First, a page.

ENTRANCES, APPROACHES AND COURTS The historic core of the college consists of two adjacent open spaces in the form of courtyards or courts surrounded by the main building ranges (largely of red brick with stone dressings), with further service buildings and associated open spaces surrounding this core. The main entrance to the college approaches off the B3022 at the north end of the village, set back off the High Street beyond a paved forecourt. The entrance is set in the centre of Upper School, the west range of School Yard, opening into the loggia along the east side of Upper School (late C17, listed grade I). The rectangular School Yard, laid with cobbles and stone paths in 1716 and relaid in the late C20, is further enclosed by the Lower School and Provost's Lodge ranges to the north (C15, listed grade I), the college chapel to the south (C15, listed grade I), and to the east Lupton's Tower (early C16, listed grade I), which is flanked by contemporary ranges. A bronze statue of the Founder, Henry VI (Francis Bird 1719, listed grade II) stands at the centre of School Yard, on a stone plinth surrounded by iron railings. A gateway at the south-east corner leads into Brewhouse Yard, a service yard giving access to the adjacent service buildings, and beyond to the south to Baldwin¿s Shore lane. West of this lane, and screened from it by college buildings lies the graveyard, the site of the parish church before it was demolished in the mid C15 to make way for the college chapel. It is laid to lawn with several stone chest tombs, open to the west onto the High Street, from which it is separated by iron railings. The gateway at the bottom of Lupton's Tower gives access to Cloister Court (C15, listed grade I), surrounded by ranges enclosing an open cloister around a square lawn, with a small, square, central stone pond and fountain. A passage from the north-east corner leads north into a narrow yard, flanked to west and east by the brick walls of the Provost's and Headmaster's Gardens respectively, leading north out into the north park and playing fields beyond.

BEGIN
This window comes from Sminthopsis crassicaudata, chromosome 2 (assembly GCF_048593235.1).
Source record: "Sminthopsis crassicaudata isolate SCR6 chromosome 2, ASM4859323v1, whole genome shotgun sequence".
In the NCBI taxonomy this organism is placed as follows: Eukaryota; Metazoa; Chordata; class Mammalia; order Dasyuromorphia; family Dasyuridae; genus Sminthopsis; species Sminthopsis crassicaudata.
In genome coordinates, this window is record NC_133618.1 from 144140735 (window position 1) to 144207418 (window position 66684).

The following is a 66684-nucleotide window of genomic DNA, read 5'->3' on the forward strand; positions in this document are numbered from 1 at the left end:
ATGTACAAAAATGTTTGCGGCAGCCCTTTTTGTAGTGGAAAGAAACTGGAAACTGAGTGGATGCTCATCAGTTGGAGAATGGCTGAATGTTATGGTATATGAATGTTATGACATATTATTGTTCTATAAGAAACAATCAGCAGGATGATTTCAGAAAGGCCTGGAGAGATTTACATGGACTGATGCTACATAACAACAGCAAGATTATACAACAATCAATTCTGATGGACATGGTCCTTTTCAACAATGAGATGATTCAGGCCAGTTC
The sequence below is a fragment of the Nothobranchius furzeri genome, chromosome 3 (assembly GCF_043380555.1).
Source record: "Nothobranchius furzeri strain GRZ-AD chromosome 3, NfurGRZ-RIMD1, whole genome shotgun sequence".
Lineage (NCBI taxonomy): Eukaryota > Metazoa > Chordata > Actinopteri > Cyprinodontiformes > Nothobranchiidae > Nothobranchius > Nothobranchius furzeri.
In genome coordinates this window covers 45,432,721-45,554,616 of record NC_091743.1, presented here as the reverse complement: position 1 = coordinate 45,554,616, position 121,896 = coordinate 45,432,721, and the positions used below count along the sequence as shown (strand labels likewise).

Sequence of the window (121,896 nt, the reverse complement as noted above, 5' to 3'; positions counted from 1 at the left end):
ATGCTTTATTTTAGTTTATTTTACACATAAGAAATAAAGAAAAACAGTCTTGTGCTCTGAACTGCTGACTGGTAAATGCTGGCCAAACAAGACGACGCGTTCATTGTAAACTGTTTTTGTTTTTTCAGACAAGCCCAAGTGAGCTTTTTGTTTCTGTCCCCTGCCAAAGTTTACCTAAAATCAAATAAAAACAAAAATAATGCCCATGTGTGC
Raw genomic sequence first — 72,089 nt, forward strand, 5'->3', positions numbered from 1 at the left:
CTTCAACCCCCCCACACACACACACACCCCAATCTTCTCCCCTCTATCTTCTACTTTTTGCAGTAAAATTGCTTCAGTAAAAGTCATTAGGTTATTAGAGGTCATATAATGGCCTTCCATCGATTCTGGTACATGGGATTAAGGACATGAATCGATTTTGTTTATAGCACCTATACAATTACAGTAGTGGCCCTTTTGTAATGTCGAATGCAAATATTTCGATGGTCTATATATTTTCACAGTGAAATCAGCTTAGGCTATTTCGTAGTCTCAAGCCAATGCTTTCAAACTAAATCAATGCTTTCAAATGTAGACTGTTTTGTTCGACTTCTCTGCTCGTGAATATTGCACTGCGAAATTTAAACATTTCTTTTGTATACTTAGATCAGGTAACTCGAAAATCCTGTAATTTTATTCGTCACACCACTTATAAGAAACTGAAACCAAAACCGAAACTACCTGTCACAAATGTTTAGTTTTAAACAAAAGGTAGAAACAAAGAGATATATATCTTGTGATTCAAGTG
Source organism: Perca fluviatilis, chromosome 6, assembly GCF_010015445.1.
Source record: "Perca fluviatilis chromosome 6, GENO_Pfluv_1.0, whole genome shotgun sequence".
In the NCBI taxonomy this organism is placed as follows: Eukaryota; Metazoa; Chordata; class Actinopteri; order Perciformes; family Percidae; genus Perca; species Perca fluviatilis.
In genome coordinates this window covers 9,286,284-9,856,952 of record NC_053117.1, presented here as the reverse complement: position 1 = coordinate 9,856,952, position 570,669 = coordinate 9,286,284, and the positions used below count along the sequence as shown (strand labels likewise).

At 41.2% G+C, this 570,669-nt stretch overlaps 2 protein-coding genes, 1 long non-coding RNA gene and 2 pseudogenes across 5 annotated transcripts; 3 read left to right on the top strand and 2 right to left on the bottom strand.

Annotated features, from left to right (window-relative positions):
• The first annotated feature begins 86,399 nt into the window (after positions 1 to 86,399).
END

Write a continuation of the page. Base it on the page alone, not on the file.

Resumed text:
The north drive enters 250m north of the main buildings, off the B3022, past a single-storey brick lodge (C19) in Tudor style standing to the south of the drive, with a late C20 cricket pavilion adjacent to the east. From here the drive curves east and south to the brick Sheep Bridge which carries the drive across the Colenorton Brook just before it reaches the Thames. Here the drive meets two paths extending south from the north boundary with Pocock's Lane and Agar's Plough playing fields beyond. The western path enters the north park 0.5km north-east of the main college buildings, north of the cricket ground, via a brick and stone memorial bridge and gateway set up in the early C20 across the Willow Brook. From Sheep Bridge the drive continues south-west through parkland with sports pitches to the west, enjoying views of the river to the east and Windsor Castle above it to the south. The drive arrives at the passage leading north from Cloister Court between the Provost's and Headmaster's Gardens, continuing west and south into Weston¿s Yard, with access into the High Street past the north-west corner of School Yard.
GARDENS AND PLEASURE GROUNDS The gardens are divided into three main sections: the Provost's Garden and adjacent Memorial Garden to the King of Siam, the Headmaster's Garden lying adjacent to the Fellows' Garden, and Luxmoore's Garden, the latter lying on an island in the river at some distance from the main college buildings and other gardens.